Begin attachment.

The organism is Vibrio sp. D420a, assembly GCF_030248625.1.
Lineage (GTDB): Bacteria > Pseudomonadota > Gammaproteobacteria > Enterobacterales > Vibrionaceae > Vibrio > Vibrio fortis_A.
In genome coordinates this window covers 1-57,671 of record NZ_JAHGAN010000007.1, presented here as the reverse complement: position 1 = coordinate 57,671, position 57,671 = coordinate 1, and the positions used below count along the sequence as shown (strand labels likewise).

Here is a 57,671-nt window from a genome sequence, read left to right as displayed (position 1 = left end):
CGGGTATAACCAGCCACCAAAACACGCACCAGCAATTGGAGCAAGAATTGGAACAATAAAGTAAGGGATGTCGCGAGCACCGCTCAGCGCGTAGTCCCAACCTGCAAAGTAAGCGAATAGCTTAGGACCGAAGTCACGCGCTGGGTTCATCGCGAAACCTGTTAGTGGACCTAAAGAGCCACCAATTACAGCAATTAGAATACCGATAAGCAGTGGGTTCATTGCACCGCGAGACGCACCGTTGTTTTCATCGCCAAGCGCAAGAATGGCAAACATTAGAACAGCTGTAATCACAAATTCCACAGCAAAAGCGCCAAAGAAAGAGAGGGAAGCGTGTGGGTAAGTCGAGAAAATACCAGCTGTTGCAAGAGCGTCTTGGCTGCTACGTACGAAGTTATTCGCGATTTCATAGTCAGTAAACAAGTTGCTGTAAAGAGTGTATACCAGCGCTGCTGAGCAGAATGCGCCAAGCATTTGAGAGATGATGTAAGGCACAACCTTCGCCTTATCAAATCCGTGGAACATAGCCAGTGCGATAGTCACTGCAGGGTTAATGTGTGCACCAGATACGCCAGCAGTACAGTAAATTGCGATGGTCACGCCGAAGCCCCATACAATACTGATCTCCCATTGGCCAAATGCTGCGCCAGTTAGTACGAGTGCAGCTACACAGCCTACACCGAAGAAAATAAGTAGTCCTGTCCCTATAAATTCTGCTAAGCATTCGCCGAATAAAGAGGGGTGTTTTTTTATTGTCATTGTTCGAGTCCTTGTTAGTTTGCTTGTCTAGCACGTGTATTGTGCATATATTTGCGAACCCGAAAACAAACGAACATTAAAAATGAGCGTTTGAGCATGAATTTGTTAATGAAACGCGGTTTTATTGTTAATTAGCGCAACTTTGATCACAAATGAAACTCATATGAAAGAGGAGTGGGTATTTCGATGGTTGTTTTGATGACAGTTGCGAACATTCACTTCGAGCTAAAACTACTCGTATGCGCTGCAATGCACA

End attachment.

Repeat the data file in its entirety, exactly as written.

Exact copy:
The organism is Vibrio sp. D420a, assembly GCF_030248625.1.
Lineage (GTDB): Bacteria > Pseudomonadota > Gammaproteobacteria > Enterobacterales > Vibrionaceae > Vibrio > Vibrio fortis_A.
In genome coordinates this window covers 1-57,671 of record NZ_JAHGAN010000007.1, presented here as the reverse complement: position 1 = coordinate 57,671, position 57,671 = coordinate 1, and the positions used below count along the sequence as shown (strand labels likewise).

Here is a 57,671-nt window from a genome sequence, read left to right as displayed (position 1 = left end):
CGGGTATAACCAGCCACCAAAACACGCACCAGCAATTGGAGCAAGAATTGGAACAATAAAGTAAGGGATGTCGCGAGCACCGCTCAGCGCGTAGTCCCAACCTGCAAAGTAAGCGAATAGCTTAGGACCGAAGTCACGCGCTGGGTTCATCGCGAAACCTGTTAGTGGACCTAAAGAGCCACCAATTACAGCAATTAGAATACCGATAAGCAGTGGGTTCATTGCACCGCGAGACGCACCGTTGTTTTCATCGCCAAGCGCAAGAATGGCAAACATTAGAACAGCTGTAATCACAAATTCCACAGCAAAAGCGCCAAAGAAAGAGAGGGAAGCGTGTGGGTAAGTCGAGAAAATACCAGCTGTTGCAAGAGCGTCTTGGCTGCTACGTACGAAGTTATTCGCGATTTCATAGTCAGTAAACAAGTTGCTGTAAAGAGTGTATACCAGCGCTGCTGAGCAGAATGCGCCAAGCATTTGAGAGATGATGTAAGGCACAACCTTCGCCTTATCAAATCCGTGGAACATAGCCAGTGCGATAGTCACTGCAGGGTTAATGTGTGCACCAGATACGCCAGCAGTACAGTAAATTGCGATGGTCACGCCGAAGCCCCATACAATACTGATCTCCCATTGGCCAAATGCTGCGCCAGTTAGTACGAGTGCAGCTACACAGCCTACACCGAAGAAAATAAGTAGTCCTGTCCCTATAAATTCTGCTAAGCATTCGCCGAATAAAGAGGGGTGTTTTTTTATTGTCATTGTTCGAGTCCTTGTTAGTTTGCTTGTCTAGCACGTGTATTGTGCATATATTTGCGAACCCGAAAACAAACGAACATTAAAAATGAGCGTTTGAGCATGAATTTGTTAATGAAACGCGGTTTTATTGTTAATTAGCGCAACTTTGATCACAAATGAAACTCATATGAAAGAGGAGTGGGTATTTCGATGGTTGTTTTGATGACAGTTGCGAACATTCACTTCGAGCTAAAACTACTCGTATGCGCTGCAATGCACA